AVC: You’ve got some much bigger projects in the works. You’re doing an Angry Birds movie?
AVC: What’s it like making that jump?
HB: It’s okay. It doesn’t even really feel like anything because you just talk in a booth to somebody who’s not even in town. [Laughs.] I guess it’ll get more weird when it’s actually finished and out next year. In the scenes I’ve done I interact a lot with Jason Sudeikis’ character, but we never record together. It’ll be cool to see it when it comes out, and it’ll be something cool to check out with my nieces and nephews, but as far as the feeling of it, it’s just going in a booth and saying some shit a bunch of times. [Laughs.]
AVC: You’re starting to get legitimately famous, but you come off like the kind of person who enjoys just going out for a quiet drink. Is that harder for you to do now?
HB: Sometimes, yeah. I was walking around Chicago when I was playing the Chicago Theater a couple months ago. I got a hotel like a block from the theater, so I was shopping during the day, right on State Street at the old Marshall Field’s, now Macy’s, and I was about to head back to my hotel and [Laughs.] I won’t say this is a pure race study, but in this 30 or 40 minute time period where I’m going back and forth to Macy’s two white people recognized me on the street and they were like, “Hi, Hannibal Buress, what’s up man?” And then there was a black dude and a black woman, and separately they both walked up to me and were like, “Yo, you just walking around and shit?” [Laughs.] “You just walking?” Like what the fuck, you think I’m supposed to be in some weird-ass bubble or something? It’s interesting. I’m able to go most places and kind of chill, but yeah, it’s a different energy.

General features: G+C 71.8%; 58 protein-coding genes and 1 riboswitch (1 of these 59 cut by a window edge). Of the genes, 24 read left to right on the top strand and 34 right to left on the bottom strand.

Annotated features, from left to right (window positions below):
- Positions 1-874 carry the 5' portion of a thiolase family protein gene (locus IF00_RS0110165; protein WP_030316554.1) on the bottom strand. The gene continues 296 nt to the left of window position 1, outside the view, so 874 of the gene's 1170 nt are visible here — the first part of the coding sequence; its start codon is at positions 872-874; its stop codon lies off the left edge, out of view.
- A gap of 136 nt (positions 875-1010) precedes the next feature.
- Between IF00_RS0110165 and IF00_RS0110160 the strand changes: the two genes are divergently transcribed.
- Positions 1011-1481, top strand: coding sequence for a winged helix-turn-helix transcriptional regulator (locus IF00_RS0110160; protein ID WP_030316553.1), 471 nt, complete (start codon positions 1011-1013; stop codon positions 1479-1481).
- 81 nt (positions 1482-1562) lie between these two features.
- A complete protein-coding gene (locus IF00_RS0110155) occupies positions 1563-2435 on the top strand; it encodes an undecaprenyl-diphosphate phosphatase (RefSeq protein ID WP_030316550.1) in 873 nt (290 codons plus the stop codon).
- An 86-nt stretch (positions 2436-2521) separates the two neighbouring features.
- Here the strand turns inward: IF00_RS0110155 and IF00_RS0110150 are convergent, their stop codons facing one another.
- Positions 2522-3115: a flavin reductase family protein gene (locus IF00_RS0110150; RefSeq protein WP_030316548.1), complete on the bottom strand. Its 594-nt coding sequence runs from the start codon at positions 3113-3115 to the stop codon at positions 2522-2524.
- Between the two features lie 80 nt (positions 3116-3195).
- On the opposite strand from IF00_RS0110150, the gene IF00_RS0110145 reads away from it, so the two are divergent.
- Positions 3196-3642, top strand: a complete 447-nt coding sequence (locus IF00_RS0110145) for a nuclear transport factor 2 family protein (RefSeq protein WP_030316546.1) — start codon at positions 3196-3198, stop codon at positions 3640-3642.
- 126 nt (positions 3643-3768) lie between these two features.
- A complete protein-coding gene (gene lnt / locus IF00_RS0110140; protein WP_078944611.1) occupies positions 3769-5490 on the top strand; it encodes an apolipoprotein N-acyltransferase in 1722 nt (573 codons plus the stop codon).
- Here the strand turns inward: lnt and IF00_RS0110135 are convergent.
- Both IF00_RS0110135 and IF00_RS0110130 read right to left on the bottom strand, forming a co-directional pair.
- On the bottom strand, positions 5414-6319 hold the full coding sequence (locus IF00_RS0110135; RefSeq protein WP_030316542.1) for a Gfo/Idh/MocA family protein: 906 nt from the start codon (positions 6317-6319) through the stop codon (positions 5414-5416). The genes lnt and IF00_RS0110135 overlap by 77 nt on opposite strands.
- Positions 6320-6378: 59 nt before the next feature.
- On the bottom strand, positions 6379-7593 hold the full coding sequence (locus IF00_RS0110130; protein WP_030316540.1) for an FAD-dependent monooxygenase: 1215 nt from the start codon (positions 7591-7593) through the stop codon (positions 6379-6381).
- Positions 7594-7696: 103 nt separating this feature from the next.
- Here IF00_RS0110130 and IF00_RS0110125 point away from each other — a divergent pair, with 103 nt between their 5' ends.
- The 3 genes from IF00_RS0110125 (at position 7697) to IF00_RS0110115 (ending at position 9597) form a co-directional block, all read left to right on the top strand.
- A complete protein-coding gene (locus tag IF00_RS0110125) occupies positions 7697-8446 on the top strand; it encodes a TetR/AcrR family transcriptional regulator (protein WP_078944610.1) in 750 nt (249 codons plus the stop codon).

People with their phones and shit… people would rather show that they were around you for five seconds than have an actual conversation. One of my buddies—I think it was this cat Mike Lawrence—he posted something like, when people post pictures with celebrities they never talk about the weird interaction that happened right before it. I went and saw this show by this punk rap group Ho99o9 last week and there was this dude who was like, “Oh shit, Hannibal Buress! I’m a big fan, can I get a picture?” and I hear the band starting up so I’m trying to walk back toward the stage and dude legitimately started blocking me. He was a bigger dude, and was playing like basketball defense. I was just like, “Take the picture, man, because you’re being weird.” And you let him tell the story and I’m the asshole, probably.
AVC: You’ve been a different kind of famous since the Cosby thing. How does that situation feel now? Do you ever feel like the rest of what you’re doing is being overshadowed by this one moment on stage?
HB: No, I just do my work, man. That was one thing that people, the media kind of grabbed on to. I just do my work.
AVC: In Live From Chicago you have a line to the effect of, “Look at a guy who’s living his dream.” People don’t seem to like hearing other people, especially famous ones, talking about how well they’re doing. People get mad at Kanye about it all the time.
HB: The way I did it—I think I did it after I kept doing the ecstasy joke—that was more about me being goofy and running a joke into the ground. It was more commenting on how much fun it was to just do a music cue with a joke. But yeah, it’s weird. Success is weird. I’ll say some slick shit sometimes that comes off as obnoxious. Like if people in the crowd are obnoxious to me I’ll say some shit. I was doing this show at a casino in Arizona, and I was firing off a joke and I said, “So I landed at this airport in Missouri” and this dude in the third row was like, [Adopts an aggressive voice.] “What were you doing in Missouri?” And I was like, “Making your yearly salary in one day.” [Laughs.] Like what the fuck else? I was working! It’s an insult when people are like, “Why are you going there?” To do the thing that I enjoy doing and also make good money doing it!